Beginning Portuguese with Two Audio CDs
Revised September 21, 2013
Author Sue Tyson-Ward
Series Practice Makes Perfect
Publication Date 2011
Skill Level Beginner
According to the cover of Beginning Portuguese with Two Audio CDs by Sue Tyson-Ward, this book is “ideal for travel to Portugal or Brazil.” The chapters have titles like “Town Amenities: At the Tourist Office,” “Ill Health: Precautions in the Sun,” “Travel: A Visit to a Petrol/Gasoline Station,” and “Directions: Getting Around the Airport.” There are 60 (!) such chapters.
In each section, you are supposed to review a vocabulary list, then listen to a dialogue from the accompanying CDs, then do a few exercises. Then there is a short bit in each section on language issues (and I mean often really short), followed by a cultural note.
Unfortunately, I found Beginning Portuguese boring. The endless string of practical applications was soulless to me, and the grammar explanations inadequate and sporadic. If I hadn’t had some knowledge of Portuguese, I would have been confused.
For example, you are taught a tiny little bit about imperfect in Chapter 58, “The Weather: Talking About Yesterday’s Weather.” (Yes, that is the actual title.) This instruction comes after se espalhava (an imperfect form meaning “was spreading/scattering”) has already been given in the vocabulary list as just another term amid nouns, adjectives, etc., and has also already been used in the chapter dialogue.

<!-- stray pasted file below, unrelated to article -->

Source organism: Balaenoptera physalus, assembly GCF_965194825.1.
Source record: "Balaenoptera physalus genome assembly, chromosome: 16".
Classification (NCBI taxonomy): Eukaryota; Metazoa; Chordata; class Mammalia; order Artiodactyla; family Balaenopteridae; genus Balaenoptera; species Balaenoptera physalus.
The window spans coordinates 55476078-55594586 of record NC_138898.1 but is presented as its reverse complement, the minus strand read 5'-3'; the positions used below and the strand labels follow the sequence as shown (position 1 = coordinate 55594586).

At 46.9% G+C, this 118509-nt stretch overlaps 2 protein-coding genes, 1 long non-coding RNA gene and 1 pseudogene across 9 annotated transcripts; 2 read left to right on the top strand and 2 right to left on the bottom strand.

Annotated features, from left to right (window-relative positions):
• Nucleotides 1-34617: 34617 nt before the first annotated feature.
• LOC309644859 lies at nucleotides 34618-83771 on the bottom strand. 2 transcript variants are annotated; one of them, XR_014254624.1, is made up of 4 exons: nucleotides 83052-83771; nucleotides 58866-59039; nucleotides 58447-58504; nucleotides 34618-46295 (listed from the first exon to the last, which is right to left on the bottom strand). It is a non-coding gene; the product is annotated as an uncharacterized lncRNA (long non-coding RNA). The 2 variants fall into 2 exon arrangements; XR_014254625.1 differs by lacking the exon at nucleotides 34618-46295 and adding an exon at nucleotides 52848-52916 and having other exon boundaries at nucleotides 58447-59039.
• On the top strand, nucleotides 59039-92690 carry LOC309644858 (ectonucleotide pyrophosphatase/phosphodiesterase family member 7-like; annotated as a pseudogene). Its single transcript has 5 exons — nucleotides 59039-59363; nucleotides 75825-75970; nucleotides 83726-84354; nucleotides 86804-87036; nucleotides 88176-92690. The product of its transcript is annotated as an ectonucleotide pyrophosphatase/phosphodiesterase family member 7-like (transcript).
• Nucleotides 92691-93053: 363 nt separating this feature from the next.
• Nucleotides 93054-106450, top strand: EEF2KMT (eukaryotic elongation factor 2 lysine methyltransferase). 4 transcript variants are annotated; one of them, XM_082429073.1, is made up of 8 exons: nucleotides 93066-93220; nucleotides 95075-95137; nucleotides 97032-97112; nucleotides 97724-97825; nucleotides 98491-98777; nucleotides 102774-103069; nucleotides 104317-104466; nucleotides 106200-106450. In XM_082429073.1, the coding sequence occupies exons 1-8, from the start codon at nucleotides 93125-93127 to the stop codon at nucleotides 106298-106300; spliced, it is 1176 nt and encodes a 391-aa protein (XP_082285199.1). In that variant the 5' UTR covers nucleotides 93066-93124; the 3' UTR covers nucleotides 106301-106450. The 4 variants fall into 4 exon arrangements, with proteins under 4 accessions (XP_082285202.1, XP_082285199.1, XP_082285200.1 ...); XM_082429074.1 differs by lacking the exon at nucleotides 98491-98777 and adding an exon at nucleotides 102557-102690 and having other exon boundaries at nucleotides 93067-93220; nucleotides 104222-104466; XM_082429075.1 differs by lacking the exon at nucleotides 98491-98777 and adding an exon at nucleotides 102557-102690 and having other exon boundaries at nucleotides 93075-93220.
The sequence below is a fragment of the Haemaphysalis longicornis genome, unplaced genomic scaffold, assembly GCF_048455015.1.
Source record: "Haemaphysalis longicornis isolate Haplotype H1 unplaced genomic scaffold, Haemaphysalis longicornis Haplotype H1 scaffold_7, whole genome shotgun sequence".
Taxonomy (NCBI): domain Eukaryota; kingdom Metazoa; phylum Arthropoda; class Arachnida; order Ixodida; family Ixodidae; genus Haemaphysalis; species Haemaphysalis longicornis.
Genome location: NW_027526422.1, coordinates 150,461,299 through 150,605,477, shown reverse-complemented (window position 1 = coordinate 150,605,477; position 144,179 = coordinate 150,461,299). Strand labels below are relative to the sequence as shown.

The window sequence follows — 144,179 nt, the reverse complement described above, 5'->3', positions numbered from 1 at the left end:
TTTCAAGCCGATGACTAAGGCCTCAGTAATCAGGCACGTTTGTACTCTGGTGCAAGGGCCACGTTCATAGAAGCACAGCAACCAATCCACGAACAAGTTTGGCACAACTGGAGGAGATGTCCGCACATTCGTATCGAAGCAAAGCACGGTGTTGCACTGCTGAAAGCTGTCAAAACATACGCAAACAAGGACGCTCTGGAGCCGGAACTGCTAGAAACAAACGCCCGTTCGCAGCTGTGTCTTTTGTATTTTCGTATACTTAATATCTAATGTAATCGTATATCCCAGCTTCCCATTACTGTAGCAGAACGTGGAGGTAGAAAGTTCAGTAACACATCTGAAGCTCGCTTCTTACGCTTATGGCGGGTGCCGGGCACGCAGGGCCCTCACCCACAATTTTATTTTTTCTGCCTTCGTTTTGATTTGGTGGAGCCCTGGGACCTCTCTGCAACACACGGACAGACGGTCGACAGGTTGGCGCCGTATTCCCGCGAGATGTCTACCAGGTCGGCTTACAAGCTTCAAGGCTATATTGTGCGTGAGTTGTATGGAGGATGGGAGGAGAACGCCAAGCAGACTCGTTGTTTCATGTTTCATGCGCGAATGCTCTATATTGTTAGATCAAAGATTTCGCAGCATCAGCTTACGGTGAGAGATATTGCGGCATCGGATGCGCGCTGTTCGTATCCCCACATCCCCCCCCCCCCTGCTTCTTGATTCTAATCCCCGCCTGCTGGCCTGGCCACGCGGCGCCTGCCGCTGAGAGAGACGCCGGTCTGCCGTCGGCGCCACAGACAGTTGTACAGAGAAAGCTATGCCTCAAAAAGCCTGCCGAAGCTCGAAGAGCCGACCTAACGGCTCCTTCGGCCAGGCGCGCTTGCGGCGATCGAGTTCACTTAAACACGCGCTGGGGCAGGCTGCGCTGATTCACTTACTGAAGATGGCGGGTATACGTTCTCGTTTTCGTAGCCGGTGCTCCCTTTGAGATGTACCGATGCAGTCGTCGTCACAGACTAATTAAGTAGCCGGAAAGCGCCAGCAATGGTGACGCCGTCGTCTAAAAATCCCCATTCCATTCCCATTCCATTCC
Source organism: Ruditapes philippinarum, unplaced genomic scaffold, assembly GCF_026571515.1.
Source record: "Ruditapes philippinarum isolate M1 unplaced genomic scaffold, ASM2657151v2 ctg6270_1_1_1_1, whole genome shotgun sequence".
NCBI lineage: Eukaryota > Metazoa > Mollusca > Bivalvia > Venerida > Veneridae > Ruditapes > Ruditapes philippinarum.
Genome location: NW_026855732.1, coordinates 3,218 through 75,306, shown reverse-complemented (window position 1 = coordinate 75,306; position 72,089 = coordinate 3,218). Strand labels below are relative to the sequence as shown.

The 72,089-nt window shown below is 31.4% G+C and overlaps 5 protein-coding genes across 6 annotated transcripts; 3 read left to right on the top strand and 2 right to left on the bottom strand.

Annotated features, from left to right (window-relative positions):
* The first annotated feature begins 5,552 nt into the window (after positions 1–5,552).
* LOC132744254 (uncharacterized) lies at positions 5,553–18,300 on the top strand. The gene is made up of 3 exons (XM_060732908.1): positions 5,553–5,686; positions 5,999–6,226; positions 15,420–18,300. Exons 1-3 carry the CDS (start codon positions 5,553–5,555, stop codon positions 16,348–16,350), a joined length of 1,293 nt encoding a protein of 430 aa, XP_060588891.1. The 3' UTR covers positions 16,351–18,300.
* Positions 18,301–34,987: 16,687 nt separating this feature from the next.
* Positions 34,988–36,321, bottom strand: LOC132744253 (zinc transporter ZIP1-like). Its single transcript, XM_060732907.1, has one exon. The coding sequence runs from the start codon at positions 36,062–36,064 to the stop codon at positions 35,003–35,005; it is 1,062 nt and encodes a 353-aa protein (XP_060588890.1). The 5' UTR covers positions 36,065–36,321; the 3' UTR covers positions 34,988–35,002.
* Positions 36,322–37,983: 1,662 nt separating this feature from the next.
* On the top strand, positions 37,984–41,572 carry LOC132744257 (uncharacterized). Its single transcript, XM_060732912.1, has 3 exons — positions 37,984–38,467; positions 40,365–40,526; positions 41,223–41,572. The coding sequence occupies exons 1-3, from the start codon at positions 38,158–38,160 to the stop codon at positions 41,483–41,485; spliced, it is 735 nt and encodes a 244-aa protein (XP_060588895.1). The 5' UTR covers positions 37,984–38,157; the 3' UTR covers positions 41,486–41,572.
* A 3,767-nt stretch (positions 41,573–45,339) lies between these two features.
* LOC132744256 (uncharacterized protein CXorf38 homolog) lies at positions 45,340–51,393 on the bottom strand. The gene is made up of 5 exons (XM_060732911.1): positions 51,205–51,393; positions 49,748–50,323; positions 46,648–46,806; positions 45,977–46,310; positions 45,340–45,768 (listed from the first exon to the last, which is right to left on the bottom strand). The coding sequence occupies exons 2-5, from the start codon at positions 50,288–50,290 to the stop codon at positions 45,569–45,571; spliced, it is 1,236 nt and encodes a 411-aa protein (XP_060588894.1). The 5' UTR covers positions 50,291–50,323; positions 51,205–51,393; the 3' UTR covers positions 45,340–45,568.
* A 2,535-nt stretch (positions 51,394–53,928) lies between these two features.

Only after these previous confrontations are you given this odd explanation: “Often when talking about past weather, we look at what was happening throughout certain periods of time, and in Portuguese we use a past tense of the verb, known as the imperfect, which is different to the one you have already been introducted to.” A few examples and a few more lines of explanatory text and you are done with imperfect!
This encounter takes place on page 177. I cannot imagine a beginning Portuguese student making it to page 177 of this book without giving up. I think it is unwise to teach things like sopa de agriões (on page 76, meaning “watercress soup”) to students before they understand the basics of Portuguese.
Better to take the cultural information (some of which is quite interesting) and various practical notes out and put that content in a guidebook and/or a phrasebook. Inserting language points in such a desultory manner simply doesn’t work.
The accompanying audio is European Portuguese, though the author consistently notes differences between Portuguese and Brazilian vocabulary. The numerous audio-based exercises were dull—I don’t want to listen to someone buying train tickets and then answer questions about whether they wanted first or second class, or what platform the train is going to be leaving from—so I started skipping those early on and never went back.